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Government agencies and stakeholders met yesterday in a closed meeting to consider designing a transport network that will work around the new Dunedin Hospital.
Construction of the hospital is expected to begin in late 2020, ending in mid-2026.
NZ Transport Agency regional relationships director Jim Harland said work on its design was advancing rapidly, and the city needed to be in a position to respond to proposed changes to the transport network next year.
Yesterday's meeting was organised by the NZTA and the Dunedin City Council, and included the University of Otago, Otago Regional Council, Port Otago and the Chamber of Commerce.
Mr Harland said the new hospital had ''challenged all of us to think about the transport network and how it can support not just the hospital but broader liveability and city aspirations''.
Under the new government policy statement, the NZTA had to ''seriously look at mode neutral planning, which means having walking, cycling, public transport and cars all on equal footing''.
That meant there was a focus on what could be done differently, including ''considering the future functionality of the one-way system and how that might fit in with the walking-cycling connections and all of the other bits in between''.
Asked if that meant a rethink of roading where cycleways were still being built, Mr Harland said the period from planning to completion of the hospital would take years.
''We can't leave safety issues for that long.''
It was not unusual to build safety mechanisms like the cycle lane for a short period.
A clip-on walk-cycleway had been put in place on a West Coast bridge for just two or three years, before a new bridge was built.
Concrete blocks used to separate cycle lanes from traffic in Dunedin could be moved and re-used in any new configuration, and there were ''many years of safety benefits in the meantime''.
To Dunedin people getting tired of a city often blocked by road cones, and facing more in future, Mr Harland said he could assure them a key component of construction would be doing it with as little disruption as possible.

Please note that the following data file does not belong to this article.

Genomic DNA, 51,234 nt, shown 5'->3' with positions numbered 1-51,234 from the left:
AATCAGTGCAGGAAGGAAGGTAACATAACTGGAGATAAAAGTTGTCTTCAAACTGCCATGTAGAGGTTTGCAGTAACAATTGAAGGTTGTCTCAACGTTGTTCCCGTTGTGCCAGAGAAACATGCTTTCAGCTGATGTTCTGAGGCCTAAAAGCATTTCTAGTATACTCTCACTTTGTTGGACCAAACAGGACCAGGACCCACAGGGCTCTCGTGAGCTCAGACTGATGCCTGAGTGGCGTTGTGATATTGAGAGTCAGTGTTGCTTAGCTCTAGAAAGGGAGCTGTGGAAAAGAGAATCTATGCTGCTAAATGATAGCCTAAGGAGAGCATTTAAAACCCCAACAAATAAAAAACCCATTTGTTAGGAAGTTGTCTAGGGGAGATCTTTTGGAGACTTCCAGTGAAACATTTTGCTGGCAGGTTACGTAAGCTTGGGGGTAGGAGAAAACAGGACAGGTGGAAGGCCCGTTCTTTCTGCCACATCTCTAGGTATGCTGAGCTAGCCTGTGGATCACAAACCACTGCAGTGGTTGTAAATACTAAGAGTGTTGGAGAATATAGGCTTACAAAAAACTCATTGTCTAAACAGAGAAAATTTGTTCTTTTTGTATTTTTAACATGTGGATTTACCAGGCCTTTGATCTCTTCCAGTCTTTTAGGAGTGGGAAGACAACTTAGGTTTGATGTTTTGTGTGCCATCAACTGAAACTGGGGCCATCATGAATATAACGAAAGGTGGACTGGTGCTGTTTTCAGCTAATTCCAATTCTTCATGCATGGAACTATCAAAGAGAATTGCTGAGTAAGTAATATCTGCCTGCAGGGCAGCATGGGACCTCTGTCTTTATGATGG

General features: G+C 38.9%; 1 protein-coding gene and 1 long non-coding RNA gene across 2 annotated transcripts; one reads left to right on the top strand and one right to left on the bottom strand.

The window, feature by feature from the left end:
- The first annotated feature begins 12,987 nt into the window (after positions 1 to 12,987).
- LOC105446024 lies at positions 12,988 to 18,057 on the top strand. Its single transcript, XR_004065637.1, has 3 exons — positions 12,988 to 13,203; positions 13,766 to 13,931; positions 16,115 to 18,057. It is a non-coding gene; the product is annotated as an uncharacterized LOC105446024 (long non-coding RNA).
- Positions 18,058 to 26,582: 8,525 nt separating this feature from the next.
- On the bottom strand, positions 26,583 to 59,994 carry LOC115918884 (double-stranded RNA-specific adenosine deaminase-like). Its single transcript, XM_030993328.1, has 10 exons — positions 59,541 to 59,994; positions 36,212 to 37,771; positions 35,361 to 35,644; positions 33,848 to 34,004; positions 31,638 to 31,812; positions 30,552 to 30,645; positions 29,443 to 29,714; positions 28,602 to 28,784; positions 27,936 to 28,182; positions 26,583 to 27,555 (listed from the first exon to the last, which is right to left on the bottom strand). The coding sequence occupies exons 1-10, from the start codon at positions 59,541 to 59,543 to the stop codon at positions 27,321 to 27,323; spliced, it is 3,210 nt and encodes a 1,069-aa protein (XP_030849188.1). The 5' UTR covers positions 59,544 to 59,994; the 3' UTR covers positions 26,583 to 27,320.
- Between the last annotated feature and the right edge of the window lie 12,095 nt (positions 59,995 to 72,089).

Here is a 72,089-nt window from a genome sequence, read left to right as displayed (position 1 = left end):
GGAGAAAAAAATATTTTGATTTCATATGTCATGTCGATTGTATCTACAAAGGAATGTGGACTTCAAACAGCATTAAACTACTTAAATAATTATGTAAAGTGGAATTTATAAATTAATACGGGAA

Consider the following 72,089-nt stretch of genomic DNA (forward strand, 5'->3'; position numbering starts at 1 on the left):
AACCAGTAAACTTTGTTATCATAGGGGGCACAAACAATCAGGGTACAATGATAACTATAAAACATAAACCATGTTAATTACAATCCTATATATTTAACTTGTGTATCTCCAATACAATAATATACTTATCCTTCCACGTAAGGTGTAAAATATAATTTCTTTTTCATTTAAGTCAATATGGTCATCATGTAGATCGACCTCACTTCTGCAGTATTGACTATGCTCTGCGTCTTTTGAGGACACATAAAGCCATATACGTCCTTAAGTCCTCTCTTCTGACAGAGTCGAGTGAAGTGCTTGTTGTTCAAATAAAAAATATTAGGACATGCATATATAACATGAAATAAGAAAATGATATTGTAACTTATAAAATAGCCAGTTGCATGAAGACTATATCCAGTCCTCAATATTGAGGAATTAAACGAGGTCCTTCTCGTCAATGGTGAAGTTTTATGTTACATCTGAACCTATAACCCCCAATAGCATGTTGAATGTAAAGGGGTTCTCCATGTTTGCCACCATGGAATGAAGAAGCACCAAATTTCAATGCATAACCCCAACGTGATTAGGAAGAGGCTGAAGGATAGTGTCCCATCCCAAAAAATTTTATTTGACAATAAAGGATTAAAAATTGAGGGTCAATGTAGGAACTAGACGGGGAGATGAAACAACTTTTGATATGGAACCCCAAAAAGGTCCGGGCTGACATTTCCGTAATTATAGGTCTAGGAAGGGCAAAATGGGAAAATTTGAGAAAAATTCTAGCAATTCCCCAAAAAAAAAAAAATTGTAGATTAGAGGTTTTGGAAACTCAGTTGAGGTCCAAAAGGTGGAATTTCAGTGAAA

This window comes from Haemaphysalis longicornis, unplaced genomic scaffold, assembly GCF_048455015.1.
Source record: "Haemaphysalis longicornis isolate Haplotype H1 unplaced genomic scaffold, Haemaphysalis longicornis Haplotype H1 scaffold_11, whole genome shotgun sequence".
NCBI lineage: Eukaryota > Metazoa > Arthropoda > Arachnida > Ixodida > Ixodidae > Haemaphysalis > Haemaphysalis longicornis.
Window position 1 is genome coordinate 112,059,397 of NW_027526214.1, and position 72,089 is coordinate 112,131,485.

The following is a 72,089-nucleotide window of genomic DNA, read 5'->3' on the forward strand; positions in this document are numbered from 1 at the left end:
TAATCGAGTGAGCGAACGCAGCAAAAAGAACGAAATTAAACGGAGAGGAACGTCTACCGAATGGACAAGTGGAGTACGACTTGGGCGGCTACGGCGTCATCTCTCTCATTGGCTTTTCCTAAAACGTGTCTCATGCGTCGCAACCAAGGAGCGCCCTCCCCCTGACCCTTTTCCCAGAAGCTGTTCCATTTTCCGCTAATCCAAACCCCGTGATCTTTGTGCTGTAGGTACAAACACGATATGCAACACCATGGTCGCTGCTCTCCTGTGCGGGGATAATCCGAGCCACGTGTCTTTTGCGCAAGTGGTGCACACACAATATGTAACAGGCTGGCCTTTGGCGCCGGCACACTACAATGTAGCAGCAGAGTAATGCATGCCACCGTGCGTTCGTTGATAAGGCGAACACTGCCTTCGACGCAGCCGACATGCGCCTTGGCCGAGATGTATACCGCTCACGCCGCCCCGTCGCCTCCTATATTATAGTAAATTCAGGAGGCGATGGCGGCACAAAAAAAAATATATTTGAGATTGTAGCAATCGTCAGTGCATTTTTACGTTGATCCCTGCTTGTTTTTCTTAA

He said while the meeting yesterday and today was closed to the public, the NZTA was working on public input, and he expected public meetings and social media campaigns next year.
City council chief executive Sue Bidrose said for the council the hospital was the catalyst for the work in terms of timing, but not the cause.
''The main thing we're interested in is ensuring the CBD functions really well for people to come into town.''
Dr Bidrose said it would be important for people to get to and from the new hospital, park at the hospital and the university, and be able to travel on and change buses.
''We know people care about parking.''
The council planned to do ''pretty good, widespread communication on what people who use the system think''.
''That will all happen in coming months. This is just the really early kicking-off of the process.''
Southern Partnership Group chairman Pete Hodgson said there was a strong desire for safe and logical connections between the city and the hospital.
''We are working to a tight schedule, but this effort gives us a chance to enhance the whole area.''